This proposal aims to quantify the effects of inflammatory genes and body composition changes on age-related changes in inflammatory markers. Inflammation has been implicated in a number of diseases and conditions that affect older adults including atherosclerotic cardiovascular disease (ASCVD). Inflammatory activity increases with aging, however, the knowledge about the natural history of this change and its origins and consequences is extremely limited. We postulate that age-related changes in inflammatory markers are partially explained by age-related changes in adiposity and inflammatory gene polymorphisms, and may be an important risk factor for subsequent ASCVD. Longitudinal data analyses using the Health Aging and Body Composition (Health ABC) Study, a prospective study of 3,075 black and white, men and women in their seventies who have been followed annually since 1997-98, will allow us to efficiently achieve the following specific aims: 1) to determine the pattern of changes in inflammatory markers with age during 7 years of follow-up; 2) to test the extent to which observed changes in inflammatory markers can be attributed to increase in fat mass or visceral fat and inflammatory gene polymorphisms; 3) to determine the predictive ability of age-related changes in inflammatory markers on subsequent ASCVD events. The proposed study will include all the Health ABC participants.
For aim1 and 2, we will conduct measures of serum C-reactive protein and interleukin-6 levels every two years and sequence variants of approximately 29 important genes involved in inflammation and innate immune response. We will perform longitudinal data analyses using linear mixed-effect models.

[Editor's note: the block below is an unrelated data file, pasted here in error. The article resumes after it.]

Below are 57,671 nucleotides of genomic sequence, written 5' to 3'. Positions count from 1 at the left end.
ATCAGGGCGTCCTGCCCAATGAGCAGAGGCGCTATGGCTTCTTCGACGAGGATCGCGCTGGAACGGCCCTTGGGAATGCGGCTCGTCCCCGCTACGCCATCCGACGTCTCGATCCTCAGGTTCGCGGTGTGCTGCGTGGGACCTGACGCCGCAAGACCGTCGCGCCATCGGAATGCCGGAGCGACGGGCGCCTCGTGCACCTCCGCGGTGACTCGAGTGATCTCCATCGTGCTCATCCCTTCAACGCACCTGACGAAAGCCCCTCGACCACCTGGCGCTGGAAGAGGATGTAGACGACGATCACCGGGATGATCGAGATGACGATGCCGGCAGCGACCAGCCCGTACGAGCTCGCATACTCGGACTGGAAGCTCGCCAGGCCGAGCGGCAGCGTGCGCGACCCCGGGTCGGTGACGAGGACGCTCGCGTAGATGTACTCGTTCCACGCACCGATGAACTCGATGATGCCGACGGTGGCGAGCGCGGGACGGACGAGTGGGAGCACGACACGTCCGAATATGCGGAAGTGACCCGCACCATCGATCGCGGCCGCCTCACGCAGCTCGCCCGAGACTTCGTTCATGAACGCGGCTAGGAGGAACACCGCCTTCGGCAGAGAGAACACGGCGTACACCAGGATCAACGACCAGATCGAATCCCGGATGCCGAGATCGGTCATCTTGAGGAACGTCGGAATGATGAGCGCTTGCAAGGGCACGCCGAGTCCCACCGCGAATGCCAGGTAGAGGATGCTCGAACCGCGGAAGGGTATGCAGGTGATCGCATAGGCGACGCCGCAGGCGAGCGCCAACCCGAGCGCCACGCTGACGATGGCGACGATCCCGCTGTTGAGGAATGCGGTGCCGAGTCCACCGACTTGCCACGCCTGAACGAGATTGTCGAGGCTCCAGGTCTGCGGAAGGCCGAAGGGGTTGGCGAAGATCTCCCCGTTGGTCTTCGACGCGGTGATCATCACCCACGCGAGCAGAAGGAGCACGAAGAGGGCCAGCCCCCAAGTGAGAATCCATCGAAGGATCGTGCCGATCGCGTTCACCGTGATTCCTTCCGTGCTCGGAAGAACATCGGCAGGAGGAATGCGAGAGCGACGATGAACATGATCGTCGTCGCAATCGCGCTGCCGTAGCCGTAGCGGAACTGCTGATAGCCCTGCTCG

For aim 3, a prospective analysis will be conducted with Cox proportional hazard model. Understanding age-related alterations in immunosenescence and its cardiovascular deterioration is becoming increasingly important and may provide the basis for therapeutic interventions that will impact not only risk of ASCVD, but will impact morbidity and mortality from other common diseases of the elderly such as diabetes, dementia, frailty and disability. The Health ABC study, the only large cohort of community-dwelling older adults with long term follow-up and annually detailed measures of body composition, along with a wide range of functional, clinical, and laboratory data, provides a unique opportunity for studying this area of high scientific priority. ? ? ?

National Institute of Health (NIH)
National Institute on Aging (NIA)
Research Project (R01)
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Special Emphasis Panel (ZAG1-ZIJ-5 (M1))
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Dutta, Chhanda
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Wake Forest University Health Sciences
Public Health & Prev Medicine
Schools of Medicine
United States
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